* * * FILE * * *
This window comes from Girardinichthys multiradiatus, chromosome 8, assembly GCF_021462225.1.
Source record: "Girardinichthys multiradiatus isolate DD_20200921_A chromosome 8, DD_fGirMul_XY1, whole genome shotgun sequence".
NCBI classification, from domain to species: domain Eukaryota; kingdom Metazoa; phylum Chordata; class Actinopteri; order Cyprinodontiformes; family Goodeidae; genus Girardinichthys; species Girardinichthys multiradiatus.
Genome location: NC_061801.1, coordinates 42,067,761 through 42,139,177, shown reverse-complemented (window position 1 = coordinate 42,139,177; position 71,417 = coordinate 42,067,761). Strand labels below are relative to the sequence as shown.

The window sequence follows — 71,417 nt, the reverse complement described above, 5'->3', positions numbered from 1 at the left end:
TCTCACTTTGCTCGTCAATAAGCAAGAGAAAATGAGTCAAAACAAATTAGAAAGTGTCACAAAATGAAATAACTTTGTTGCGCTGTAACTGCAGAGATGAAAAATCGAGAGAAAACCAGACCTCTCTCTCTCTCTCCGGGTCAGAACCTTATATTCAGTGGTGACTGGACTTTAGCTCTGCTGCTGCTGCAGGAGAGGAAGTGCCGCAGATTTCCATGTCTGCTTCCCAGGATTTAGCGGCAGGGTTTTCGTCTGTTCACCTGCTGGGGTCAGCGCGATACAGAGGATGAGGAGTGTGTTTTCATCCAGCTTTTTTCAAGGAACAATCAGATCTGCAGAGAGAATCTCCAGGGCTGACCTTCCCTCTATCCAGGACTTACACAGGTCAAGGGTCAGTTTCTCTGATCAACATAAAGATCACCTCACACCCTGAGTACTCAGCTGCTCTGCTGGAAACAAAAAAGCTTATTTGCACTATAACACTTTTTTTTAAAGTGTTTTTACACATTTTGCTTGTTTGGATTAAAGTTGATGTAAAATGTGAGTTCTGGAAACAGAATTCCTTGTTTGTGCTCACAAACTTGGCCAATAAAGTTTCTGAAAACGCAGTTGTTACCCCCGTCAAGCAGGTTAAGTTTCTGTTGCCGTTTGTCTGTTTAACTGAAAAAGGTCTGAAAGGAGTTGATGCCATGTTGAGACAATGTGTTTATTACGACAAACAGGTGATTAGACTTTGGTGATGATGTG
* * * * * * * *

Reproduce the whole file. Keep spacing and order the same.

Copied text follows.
This window comes from Girardinichthys multiradiatus, chromosome 8, assembly GCF_021462225.1.
Source record: "Girardinichthys multiradiatus isolate DD_20200921_A chromosome 8, DD_fGirMul_XY1, whole genome shotgun sequence".
NCBI classification, from domain to species: domain Eukaryota; kingdom Metazoa; phylum Chordata; class Actinopteri; order Cyprinodontiformes; family Goodeidae; genus Girardinichthys; species Girardinichthys multiradiatus.
Genome location: NC_061801.1, coordinates 42,067,761 through 42,139,177, shown reverse-complemented (window position 1 = coordinate 42,139,177; position 71,417 = coordinate 42,067,761). Strand labels below are relative to the sequence as shown.

The window sequence follows — 71,417 nt, the reverse complement described above, 5'->3', positions numbered from 1 at the left end:
TCTCACTTTGCTCGTCAATAAGCAAGAGAAAATGAGTCAAAACAAATTAGAAAGTGTCACAAAATGAAATAACTTTGTTGCGCTGTAACTGCAGAGATGAAAAATCGAGAGAAAACCAGACCTCTCTCTCTCTCTCCGGGTCAGAACCTTATATTCAGTGGTGACTGGACTTTAGCTCTGCTGCTGCTGCAGGAGAGGAAGTGCCGCAGATTTCCATGTCTGCTTCCCAGGATTTAGCGGCAGGGTTTTCGTCTGTTCACCTGCTGGGGTCAGCGCGATACAGAGGATGAGGAGTGTGTTTTCATCCAGCTTTTTTCAAGGAACAATCAGATCTGCAGAGAGAATCTCCAGGGCTGACCTTCCCTCTATCCAGGACTTACACAGGTCAAGGGTCAGTTTCTCTGATCAACATAAAGATCACCTCACACCCTGAGTACTCAGCTGCTCTGCTGGAAACAAAAAAGCTTATTTGCACTATAACACTTTTTTTTAAAGTGTTTTTACACATTTTGCTTGTTTGGATTAAAGTTGATGTAAAATGTGAGTTCTGGAAACAGAATTCCTTGTTTGTGCTCACAAACTTGGCCAATAAAGTTTCTGAAAACGCAGTTGTTACCCCCGTCAAGCAGGTTAAGTTTCTGTTGCCGTTTGTCTGTTTAACTGAAAAAGGTCTGAAAGGAGTTGATGCCATGTTGAGACAATGTGTTTATTACGACAAACAGGTGATTAGACTTTGGTGATGATGTG